This report covers the extended suspension of premium processing of cap-subject H-1B petitions by U.S. Citizenship and Immigration Services (USCIS). This suspension is expanded to include additional H-1B petitions and goes into effect September 11, 2018.
Effective September 11, 2018, U.S. Citizenship and Immigration Services (USCIS) will extend the temporary suspension of premium processing of cap-subject H-1B petitions, and expand this suspension to include additional H-1B petitions. The stated objective of the extension and expansion of premium processing suspension is to reduce overall H-1B processing times. For prior coverage, see GMS Flash Alert 2018-058 (April 5, 2018).
This newly extended and expanded temporary suspension is expected to last until February 19, 2019, and does not apply to any other nonimmigrant classifications.1
Extending and expanding the suspension of premium processing for certain H-1B petitions means that employers will be limited to regular processing for many H-1B filings until at least February 19, 2019. H-1B petitions will not be subject to the expanded premium processing suspension if they
(a) were filed for premium processing prior to September 11, 2018;
(b) meet the specified exemptions for certain H-1B petitions; or
(c) meet the specified “expedite criteria” outlined below.
Employers and beneficiaries should consider using USCIS premium processing service before September 11, 2018, to expedite the adjudication of H-1B extension of status cases that have been in process close to 240 days, as well as H-1B cases requiring urgent approval to facilitate international travel.
Premium processing is an optional service offered by the USCIS that allows for expedited processing for certain employment-based petitions and applications. Specifically, USCIS guarantees a 15-calendar day processing time to those petitioners or applicants who submit a Form I-907, Request for Premium Processing Service, and remit the additional government filing fee of $1,225.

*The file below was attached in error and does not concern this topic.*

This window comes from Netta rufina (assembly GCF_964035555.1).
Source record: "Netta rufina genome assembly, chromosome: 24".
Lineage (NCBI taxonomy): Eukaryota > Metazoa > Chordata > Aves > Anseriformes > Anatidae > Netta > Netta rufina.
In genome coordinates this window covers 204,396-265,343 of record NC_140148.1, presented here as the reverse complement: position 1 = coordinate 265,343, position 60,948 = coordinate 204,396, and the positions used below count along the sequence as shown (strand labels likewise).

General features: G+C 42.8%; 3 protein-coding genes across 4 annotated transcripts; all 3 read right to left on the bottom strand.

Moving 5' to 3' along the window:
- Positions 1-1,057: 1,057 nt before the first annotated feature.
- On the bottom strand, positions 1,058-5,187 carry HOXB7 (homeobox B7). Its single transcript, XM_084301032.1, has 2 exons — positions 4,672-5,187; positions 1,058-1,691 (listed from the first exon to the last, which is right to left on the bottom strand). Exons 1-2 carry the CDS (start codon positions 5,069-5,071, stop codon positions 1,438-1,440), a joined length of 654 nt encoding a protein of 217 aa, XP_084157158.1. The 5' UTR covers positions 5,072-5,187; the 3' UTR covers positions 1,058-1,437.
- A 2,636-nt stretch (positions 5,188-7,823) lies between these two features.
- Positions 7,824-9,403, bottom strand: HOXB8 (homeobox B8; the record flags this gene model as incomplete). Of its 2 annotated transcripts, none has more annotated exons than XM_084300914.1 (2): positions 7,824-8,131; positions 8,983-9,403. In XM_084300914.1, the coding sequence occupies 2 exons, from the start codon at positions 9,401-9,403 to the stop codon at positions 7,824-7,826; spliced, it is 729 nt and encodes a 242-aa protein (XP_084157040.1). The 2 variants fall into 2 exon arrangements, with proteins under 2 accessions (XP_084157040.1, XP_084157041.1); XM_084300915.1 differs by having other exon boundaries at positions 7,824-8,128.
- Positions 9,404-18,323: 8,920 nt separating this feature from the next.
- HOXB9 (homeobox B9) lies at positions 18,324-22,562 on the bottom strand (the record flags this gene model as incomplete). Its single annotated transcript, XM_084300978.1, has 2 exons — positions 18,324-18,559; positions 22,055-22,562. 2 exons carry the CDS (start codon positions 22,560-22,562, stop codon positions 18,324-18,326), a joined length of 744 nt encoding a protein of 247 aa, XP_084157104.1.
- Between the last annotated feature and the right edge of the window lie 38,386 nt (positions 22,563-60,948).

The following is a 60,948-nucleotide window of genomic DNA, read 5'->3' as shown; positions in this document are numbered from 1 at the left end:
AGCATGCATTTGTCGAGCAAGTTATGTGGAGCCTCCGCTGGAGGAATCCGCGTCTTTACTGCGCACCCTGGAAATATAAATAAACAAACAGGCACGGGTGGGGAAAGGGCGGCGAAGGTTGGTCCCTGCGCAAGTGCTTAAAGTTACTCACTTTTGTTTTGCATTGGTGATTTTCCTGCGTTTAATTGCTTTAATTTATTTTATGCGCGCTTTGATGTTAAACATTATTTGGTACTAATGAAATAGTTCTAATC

The 15-calendar-day period begins when USCIS receives the completed Form I-907. Within this period, USCIS will issue an approval notice, a denial notice, a notice of intent to deny, or a request for evidence. If the petition or application requires additional evidence or a response to a notice of intent to deny, then a new 15-calendar-day period will begin upon USCIS’ receipt of a complete response to the request for evidence or notice of intent to deny.
In contrast, the current government processing time for H-1B petitions that are not premium processed is 4 to 6 months.
Prior to this USCIS announcement, the temporary suspension of premium processing for fiscal year 2019 cap-subject H-1B petitions was set to end on September 10, 2018. It is now expected to extend through an estimated date of February 19, 2019. Further, the expanded suspension will apply to all H-1B petitions filed at the Vermont and California Service Centers, excluding the cap-exempt filings noted below.
While H-1B premium processing is suspended, USCIS will reject any Form I-907, Request for Premium Processing Service filed with an affected Form I-129, Petition for a Nonimmigrant Worker.
The suspension does not apply to:
Petitioners may still submit a request to expedite an H-1B petition while the suspension is in effect if they meet any of the “expedite” criteria (see https://www.uscis.gov/forms/expedite-criteria).
Petitioners will have to demonstrate that they meet at least one of the criteria and submit documentary evidence to support their request. USCIS reviews all requests on a case-by-case basis and the decision to expedite a case is discretionary.
KPMG Law LLP in Canada will continue to monitor the situation, and will endeavor to keep GMS Flash Alert readers informed as developments occur.
Please note that KPMG LLP (U.S.) does not provide any immigration services. However, KPMG Law LLP in Canada can assist clients with U.S. immigration matters.
The information contained in this newsletter was submitted by the KPMG International member firm in Canada.
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